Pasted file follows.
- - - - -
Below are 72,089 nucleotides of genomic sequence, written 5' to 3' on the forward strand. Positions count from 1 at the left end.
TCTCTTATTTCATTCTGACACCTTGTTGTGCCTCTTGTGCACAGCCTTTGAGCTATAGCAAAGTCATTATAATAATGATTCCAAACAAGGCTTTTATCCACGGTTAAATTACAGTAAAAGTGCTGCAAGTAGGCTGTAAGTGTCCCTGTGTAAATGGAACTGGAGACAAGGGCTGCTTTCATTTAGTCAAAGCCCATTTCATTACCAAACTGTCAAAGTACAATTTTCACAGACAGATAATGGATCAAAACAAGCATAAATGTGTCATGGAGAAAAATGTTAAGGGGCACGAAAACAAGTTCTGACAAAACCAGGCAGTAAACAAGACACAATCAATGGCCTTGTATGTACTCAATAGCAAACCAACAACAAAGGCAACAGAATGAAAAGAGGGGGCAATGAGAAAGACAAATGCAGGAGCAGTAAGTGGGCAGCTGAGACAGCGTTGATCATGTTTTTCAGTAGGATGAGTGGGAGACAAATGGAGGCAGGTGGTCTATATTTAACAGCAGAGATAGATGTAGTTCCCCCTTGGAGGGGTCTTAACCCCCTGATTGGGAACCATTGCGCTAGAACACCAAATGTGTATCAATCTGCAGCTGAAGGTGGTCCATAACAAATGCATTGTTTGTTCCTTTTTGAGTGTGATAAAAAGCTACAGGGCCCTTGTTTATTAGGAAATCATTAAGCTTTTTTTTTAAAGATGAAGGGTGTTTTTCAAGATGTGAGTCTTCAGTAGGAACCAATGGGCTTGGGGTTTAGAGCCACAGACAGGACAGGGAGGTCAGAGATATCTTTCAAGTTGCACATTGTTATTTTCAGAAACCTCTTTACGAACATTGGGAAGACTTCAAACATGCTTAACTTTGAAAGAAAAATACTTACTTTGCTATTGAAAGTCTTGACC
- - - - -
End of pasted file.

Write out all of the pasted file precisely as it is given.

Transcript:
Below are 72,089 nucleotides of genomic sequence, written 5' to 3' on the forward strand. Positions count from 1 at the left end.
TCTCTTATTTCATTCTGACACCTTGTTGTGCCTCTTGTGCACAGCCTTTGAGCTATAGCAAAGTCATTATAATAATGATTCCAAACAAGGCTTTTATCCACGGTTAAATTACAGTAAAAGTGCTGCAAGTAGGCTGTAAGTGTCCCTGTGTAAATGGAACTGGAGACAAGGGCTGCTTTCATTTAGTCAAAGCCCATTTCATTACCAAACTGTCAAAGTACAATTTTCACAGACAGATAATGGATCAAAACAAGCATAAATGTGTCATGGAGAAAAATGTTAAGGGGCACGAAAACAAGTTCTGACAAAACCAGGCAGTAAACAAGACACAATCAATGGCCTTGTATGTACTCAATAGCAAACCAACAACAAAGGCAACAGAATGAAAAGAGGGGGCAATGAGAAAGACAAATGCAGGAGCAGTAAGTGGGCAGCTGAGACAGCGTTGATCATGTTTTTCAGTAGGATGAGTGGGAGACAAATGGAGGCAGGTGGTCTATATTTAACAGCAGAGATAGATGTAGTTCCCCCTTGGAGGGGTCTTAACCCCCTGATTGGGAACCATTGCGCTAGAACACCAAATGTGTATCAATCTGCAGCTGAAGGTGGTCCATAACAAATGCATTGTTTGTTCCTTTTTGAGTGTGATAAAAAGCTACAGGGCCCTTGTTTATTAGGAAATCATTAAGCTTTTTTTTTAAAGATGAAGGGTGTTTTTCAAGATGTGAGTCTTCAGTAGGAACCAATGGGCTTGGGGTTTAGAGCCACAGACAGGACAGGGAGGTCAGAGATATCTTTCAAGTTGCACATTGTTATTTTCAGAAACCTCTTTACGAACATTGGGAAGACTTCAAACATGCTTAACTTTGAAAGAAAAATACTTACTTTGCTATTGAAAGTCTTGACC